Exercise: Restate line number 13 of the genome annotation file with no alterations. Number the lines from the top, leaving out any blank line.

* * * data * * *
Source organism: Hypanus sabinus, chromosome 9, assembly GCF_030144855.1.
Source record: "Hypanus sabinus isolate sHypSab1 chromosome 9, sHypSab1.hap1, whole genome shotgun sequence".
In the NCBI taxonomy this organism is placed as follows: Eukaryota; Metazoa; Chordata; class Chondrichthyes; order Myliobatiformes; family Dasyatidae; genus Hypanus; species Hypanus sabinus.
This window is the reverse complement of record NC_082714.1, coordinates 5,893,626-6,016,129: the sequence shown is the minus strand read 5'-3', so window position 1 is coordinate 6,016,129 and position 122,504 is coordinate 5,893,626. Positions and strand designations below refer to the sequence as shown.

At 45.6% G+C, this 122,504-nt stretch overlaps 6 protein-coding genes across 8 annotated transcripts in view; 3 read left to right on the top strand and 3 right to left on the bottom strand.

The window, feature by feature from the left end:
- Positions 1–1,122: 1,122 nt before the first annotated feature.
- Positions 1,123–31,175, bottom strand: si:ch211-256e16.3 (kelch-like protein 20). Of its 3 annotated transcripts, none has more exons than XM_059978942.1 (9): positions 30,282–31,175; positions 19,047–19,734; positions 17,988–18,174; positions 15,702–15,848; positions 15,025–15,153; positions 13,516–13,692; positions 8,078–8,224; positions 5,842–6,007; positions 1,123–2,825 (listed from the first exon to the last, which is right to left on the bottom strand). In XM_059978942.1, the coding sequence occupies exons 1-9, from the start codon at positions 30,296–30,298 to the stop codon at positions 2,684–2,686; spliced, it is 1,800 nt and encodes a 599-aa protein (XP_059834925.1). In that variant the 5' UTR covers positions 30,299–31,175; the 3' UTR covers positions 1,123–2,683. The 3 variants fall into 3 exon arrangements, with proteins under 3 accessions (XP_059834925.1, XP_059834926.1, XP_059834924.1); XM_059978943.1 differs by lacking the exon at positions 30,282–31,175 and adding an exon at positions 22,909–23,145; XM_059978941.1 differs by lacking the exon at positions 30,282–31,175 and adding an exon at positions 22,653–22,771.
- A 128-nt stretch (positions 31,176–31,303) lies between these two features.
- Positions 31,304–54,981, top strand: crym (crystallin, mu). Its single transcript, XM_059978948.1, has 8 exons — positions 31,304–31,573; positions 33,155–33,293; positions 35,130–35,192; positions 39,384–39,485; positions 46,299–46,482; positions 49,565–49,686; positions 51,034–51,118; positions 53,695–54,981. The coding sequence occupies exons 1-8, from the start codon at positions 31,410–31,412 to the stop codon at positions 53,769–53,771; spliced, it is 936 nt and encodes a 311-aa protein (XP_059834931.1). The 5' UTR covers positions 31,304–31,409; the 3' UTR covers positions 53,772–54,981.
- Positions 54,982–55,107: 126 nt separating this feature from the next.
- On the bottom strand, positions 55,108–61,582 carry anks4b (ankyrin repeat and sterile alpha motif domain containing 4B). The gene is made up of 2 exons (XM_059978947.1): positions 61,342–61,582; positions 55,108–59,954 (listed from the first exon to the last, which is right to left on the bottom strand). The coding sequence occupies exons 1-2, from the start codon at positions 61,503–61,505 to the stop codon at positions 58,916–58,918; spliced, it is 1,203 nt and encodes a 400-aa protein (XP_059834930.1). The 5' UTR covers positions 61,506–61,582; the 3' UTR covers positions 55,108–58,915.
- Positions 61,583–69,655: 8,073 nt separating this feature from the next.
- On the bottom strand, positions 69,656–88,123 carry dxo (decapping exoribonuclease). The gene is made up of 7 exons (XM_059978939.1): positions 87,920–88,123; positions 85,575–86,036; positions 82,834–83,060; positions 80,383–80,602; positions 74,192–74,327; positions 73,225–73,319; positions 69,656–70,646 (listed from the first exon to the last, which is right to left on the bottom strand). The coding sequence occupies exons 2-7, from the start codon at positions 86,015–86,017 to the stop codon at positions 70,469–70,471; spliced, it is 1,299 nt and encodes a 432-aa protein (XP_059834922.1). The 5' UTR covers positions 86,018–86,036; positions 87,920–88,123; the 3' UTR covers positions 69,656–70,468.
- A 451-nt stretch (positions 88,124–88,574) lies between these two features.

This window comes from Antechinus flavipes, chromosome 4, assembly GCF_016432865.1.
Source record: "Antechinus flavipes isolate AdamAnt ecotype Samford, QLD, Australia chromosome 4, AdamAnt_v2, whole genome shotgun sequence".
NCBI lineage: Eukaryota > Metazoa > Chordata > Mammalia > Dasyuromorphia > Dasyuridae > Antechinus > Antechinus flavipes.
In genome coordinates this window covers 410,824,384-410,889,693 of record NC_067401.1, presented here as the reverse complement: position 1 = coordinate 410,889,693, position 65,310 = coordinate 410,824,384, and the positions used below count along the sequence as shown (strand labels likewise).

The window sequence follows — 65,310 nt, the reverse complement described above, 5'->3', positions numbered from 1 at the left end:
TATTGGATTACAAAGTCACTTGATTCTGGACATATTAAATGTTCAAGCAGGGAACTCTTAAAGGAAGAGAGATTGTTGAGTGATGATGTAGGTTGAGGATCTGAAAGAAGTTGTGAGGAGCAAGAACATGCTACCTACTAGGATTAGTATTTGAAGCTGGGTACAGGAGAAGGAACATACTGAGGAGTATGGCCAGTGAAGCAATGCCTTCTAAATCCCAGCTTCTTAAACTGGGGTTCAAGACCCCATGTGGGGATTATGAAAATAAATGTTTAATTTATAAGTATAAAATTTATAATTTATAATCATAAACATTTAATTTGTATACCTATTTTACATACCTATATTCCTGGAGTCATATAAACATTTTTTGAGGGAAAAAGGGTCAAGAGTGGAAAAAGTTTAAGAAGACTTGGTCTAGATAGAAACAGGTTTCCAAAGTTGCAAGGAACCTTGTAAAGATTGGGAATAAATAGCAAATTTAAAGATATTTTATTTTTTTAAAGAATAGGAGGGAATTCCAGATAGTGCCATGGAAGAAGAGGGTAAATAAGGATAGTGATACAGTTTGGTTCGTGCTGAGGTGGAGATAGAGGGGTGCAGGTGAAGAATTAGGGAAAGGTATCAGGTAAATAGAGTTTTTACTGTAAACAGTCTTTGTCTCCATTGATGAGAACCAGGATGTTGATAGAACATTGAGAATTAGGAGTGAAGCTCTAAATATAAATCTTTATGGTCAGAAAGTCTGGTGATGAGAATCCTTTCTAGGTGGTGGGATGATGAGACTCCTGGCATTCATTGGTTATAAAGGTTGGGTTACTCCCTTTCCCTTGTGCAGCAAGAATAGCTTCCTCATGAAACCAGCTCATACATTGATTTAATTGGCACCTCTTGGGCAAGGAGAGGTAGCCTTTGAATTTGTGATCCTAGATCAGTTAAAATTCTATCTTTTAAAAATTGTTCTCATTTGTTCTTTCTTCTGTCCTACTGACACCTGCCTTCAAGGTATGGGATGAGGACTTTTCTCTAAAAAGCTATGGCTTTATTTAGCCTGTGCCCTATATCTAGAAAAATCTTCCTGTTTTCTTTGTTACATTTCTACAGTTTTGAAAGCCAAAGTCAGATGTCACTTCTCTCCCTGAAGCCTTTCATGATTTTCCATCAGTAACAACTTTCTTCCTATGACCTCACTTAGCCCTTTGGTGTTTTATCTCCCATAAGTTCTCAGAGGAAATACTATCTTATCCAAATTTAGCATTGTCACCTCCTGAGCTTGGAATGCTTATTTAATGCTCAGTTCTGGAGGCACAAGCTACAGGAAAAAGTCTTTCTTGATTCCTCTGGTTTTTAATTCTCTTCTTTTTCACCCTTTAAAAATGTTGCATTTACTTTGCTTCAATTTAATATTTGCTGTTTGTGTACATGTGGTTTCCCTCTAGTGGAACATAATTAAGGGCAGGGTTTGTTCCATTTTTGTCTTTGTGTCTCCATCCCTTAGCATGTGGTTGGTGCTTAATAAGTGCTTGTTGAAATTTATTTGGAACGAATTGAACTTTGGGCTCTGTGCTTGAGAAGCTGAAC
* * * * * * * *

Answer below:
- Positions 61,583–69,655: 8,073 nt separating this feature from the next.